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Painting cricket

Painting cricket
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First Published: Wed, Mar 23 2011. 09 13 PM IST

On canvas: Painter Firose P.K.
On canvas: Painter Firose P.K.
Updated: Wed, Mar 23 2011. 09 13 PM IST
For Kozhikode-based Firose P.K., life was never easy. The only son of a labourer in Kerala, Firose used to walk almost 12km a day to school and back. Plus, as a six-year-old he would also contribute to the family’s income by doing various odd jobs, such as carrying a sack of lungis and T-shirts on his head. “Growing up was tough,” says the 27-year-old, “but it taught me the values of hard work and dedication.” Now, Firose appears to be making a mark in another arena: cricket painting.
On canvas: Painter Firose P.K.
After being punished in school when he was 5, for scribbling and making images in his notebook and not concentrating on class lessons, Firose began to get an inkling of what he wanted to do. “I knew it at that moment that I had some skill.” Later, as he grew up, cricket became an obsession. Scribbling with pencils and watching fours and sixes combined mysteriously in his head. Now, 22 years after the caning at school, Firose is out with his first solo show. 100 Legends of Cricket, sponsored by cricket talent-scouting company Cricketopia.com, showcases around 130 oil paintings, sketches and acrylic paintings depicting all the great players in cricket history, from Don Bradman, Vivian Richards, Imran Khan and Wasim Akram to Sachin Tendulkar.
How long did it take to paint these works? “I’m a fast painter,” says a self-effacing Firose. “I can do a sketch in around two to two-and-a-half hours.” Keeping in mind the ongoing World Cup, Firose has done sketches or paintings of all the current Indian players. Yuvraj Singh looks angry in one sketch, while Tendulkar is intense as ever. Firose’s form of sketching is a little different. “I scribble more than I sketch,” he says. All the works on display were finished by Firose within the last two months.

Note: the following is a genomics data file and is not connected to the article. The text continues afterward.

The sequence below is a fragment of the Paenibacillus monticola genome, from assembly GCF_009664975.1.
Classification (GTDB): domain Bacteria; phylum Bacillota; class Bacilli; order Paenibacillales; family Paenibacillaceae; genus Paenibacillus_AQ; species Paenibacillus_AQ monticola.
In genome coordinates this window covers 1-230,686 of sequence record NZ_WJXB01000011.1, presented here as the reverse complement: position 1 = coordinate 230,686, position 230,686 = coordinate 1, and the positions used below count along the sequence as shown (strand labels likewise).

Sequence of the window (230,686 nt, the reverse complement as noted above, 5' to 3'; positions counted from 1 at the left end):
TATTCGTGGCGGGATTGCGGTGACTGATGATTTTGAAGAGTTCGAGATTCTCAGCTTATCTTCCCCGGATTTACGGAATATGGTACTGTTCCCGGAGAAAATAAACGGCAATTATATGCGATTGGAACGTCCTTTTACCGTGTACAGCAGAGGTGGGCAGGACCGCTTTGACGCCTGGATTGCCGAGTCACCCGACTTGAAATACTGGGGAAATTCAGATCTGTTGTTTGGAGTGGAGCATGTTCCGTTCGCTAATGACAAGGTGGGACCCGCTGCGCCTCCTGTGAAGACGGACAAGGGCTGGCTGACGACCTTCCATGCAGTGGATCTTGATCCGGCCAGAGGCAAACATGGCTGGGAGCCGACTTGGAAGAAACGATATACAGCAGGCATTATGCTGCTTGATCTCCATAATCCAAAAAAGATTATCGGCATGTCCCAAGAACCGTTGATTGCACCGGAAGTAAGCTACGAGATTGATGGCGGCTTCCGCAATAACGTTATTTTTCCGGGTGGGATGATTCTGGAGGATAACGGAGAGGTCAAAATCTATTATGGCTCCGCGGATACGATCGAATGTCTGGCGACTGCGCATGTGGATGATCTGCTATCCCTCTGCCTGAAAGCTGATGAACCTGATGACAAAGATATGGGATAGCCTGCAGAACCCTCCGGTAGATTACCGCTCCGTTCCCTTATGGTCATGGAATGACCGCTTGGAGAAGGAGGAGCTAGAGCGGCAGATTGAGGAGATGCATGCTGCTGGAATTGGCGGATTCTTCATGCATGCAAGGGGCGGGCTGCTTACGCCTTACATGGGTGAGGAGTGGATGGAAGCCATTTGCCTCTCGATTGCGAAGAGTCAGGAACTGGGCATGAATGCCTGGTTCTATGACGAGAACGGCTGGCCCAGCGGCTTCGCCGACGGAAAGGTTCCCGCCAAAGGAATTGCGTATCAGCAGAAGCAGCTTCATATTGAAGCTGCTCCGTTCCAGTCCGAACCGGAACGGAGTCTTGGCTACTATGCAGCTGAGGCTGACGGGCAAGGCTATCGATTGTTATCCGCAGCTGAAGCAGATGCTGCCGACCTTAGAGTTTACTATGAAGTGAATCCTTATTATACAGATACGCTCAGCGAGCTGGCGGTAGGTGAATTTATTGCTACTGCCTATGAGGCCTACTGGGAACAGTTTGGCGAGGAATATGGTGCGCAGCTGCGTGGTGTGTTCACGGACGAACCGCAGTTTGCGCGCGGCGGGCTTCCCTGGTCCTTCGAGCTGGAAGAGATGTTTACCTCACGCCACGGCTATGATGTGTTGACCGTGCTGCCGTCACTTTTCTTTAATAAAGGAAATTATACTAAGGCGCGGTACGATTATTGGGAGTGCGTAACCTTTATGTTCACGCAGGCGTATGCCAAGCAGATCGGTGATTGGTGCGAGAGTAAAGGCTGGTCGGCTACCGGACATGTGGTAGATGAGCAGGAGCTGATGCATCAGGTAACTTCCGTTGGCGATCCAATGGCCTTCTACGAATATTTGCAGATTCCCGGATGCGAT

But why did he choose cricket-related paintings?
“I always wanted to become a cricketer,” he mutters. “But I couldn’t. So I chose to pursue my passion, but in a different manner.” And who is Firose’s favourite cricketer? “Of course, Sachin Tendulkar,” he says immediately.
Though this is his debut exhibition, Firose wants to do a lot more. Many of his works have already been seen, appreciated and have been autographed by the cricketers he has sketched. “But my dream is to do a series of paintings on Sachin Tendulkar. Around 51 sketches or paintings on all his great Test match hundreds,” he says. “But I’d really want Sachin to come and inaugurate it. That would be a dream come true for me.”
The 100 Legends of Cricket—works by Firose P.K., is on display at The Bat and Ball Inn, Richmond Town, Bangalore, from 10am-7pm, till 2 April.
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First Published: Wed, Mar 23 2011. 09 13 PM IST